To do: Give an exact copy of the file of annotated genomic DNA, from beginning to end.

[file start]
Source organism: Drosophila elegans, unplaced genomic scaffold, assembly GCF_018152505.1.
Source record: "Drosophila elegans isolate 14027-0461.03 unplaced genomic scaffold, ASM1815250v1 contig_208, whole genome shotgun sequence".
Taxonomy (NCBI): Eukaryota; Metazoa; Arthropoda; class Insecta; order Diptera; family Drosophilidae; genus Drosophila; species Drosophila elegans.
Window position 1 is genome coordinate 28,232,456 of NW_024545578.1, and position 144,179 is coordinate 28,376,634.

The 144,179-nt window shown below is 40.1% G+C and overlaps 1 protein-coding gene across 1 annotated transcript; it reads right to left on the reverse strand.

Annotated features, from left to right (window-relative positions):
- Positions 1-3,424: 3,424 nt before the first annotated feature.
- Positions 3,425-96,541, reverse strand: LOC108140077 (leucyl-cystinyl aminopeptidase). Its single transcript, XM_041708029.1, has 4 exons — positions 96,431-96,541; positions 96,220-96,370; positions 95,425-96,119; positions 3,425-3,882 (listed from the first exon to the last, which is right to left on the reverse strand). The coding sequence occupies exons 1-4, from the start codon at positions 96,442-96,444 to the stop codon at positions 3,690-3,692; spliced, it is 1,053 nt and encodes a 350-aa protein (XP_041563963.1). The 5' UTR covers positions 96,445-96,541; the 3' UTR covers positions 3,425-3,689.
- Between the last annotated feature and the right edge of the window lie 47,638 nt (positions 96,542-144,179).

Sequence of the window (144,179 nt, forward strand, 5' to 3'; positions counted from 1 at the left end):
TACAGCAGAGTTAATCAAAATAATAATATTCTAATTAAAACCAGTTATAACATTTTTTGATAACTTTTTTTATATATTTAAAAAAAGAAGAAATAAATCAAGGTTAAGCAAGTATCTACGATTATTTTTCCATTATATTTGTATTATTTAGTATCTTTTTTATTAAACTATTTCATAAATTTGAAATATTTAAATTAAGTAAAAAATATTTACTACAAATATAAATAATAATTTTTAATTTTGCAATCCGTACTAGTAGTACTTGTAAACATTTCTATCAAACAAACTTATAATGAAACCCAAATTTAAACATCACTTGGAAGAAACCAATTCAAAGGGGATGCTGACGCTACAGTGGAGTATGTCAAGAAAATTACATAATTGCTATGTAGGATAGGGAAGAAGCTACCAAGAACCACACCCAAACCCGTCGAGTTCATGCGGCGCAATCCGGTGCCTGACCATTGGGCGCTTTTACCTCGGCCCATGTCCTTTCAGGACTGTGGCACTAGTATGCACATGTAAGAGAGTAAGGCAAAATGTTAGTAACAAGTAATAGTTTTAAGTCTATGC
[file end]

Source organism: Drosophila elegans, unplaced genomic scaffold, assembly GCF_018152505.1.
Source record: "Drosophila elegans isolate 14027-0461.03 unplaced genomic scaffold, ASM1815250v1 contig_208, whole genome shotgun sequence".
Taxonomy (NCBI): Eukaryota; Metazoa; Arthropoda; class Insecta; order Diptera; family Drosophilidae; genus Drosophila; species Drosophila elegans.
Window position 1 is genome coordinate 28,232,456 of NW_024545578.1, and position 144,179 is coordinate 28,376,634.

The 144,179-nt window shown below is 40.1% G+C and overlaps 1 protein-coding gene across 1 annotated transcript; it reads right to left on the reverse strand.

Annotated features, from left to right (window-relative positions):
- Positions 1-3,424: 3,424 nt before the first annotated feature.
- Positions 3,425-96,541, reverse strand: LOC108140077 (leucyl-cystinyl aminopeptidase). Its single transcript, XM_041708029.1, has 4 exons — positions 96,431-96,541; positions 96,220-96,370; positions 95,425-96,119; positions 3,425-3,882 (listed from the first exon to the last, which is right to left on the reverse strand). The coding sequence occupies exons 1-4, from the start codon at positions 96,442-96,444 to the stop codon at positions 3,690-3,692; spliced, it is 1,053 nt and encodes a 350-aa protein (XP_041563963.1). The 5' UTR covers positions 96,445-96,541; the 3' UTR covers positions 3,425-3,689.
- Between the last annotated feature and the right edge of the window lie 47,638 nt (positions 96,542-144,179).

Sequence of the window (144,179 nt, forward strand, 5' to 3'; positions counted from 1 at the left end):
TACAGCAGAGTTAATCAAAATAATAATATTCTAATTAAAACCAGTTATAACATTTTTTGATAACTTTTTTTATATATTTAAAAAAAGAAGAAATAAATCAAGGTTAAGCAAGTATCTACGATTATTTTTCCATTATATTTGTATTATTTAGTATCTTTTTTATTAAACTATTTCATAAATTTGAAATATTTAAATTAAGTAAAAAATATTTACTACAAATATAAATAATAATTTTTAATTTTGCAATCCGTACTAGTAGTACTTGTAAACATTTCTATCAAACAAACTTATAATGAAACCCAAATTTAAACATCACTTGGAAGAAACCAATTCAAAGGGGATGCTGACGCTACAGTGGAGTATGTCAAGAAAATTACATAATTGCTATGTAGGATAGGGAAGAAGCTACCAAGAACCACACCCAAACCCGTCGAGTTCATGCGGCGCAATCCGGTGCCTGACCATTGGGCGCTTTTACCTCGGCCCATGTCCTTTCAGGACTGTGGCACTAGTATGCACATGTAAGAGAGTAAGGCAAAATGTTAGTAACAAGTAATAGTTTTAAGTCTATGC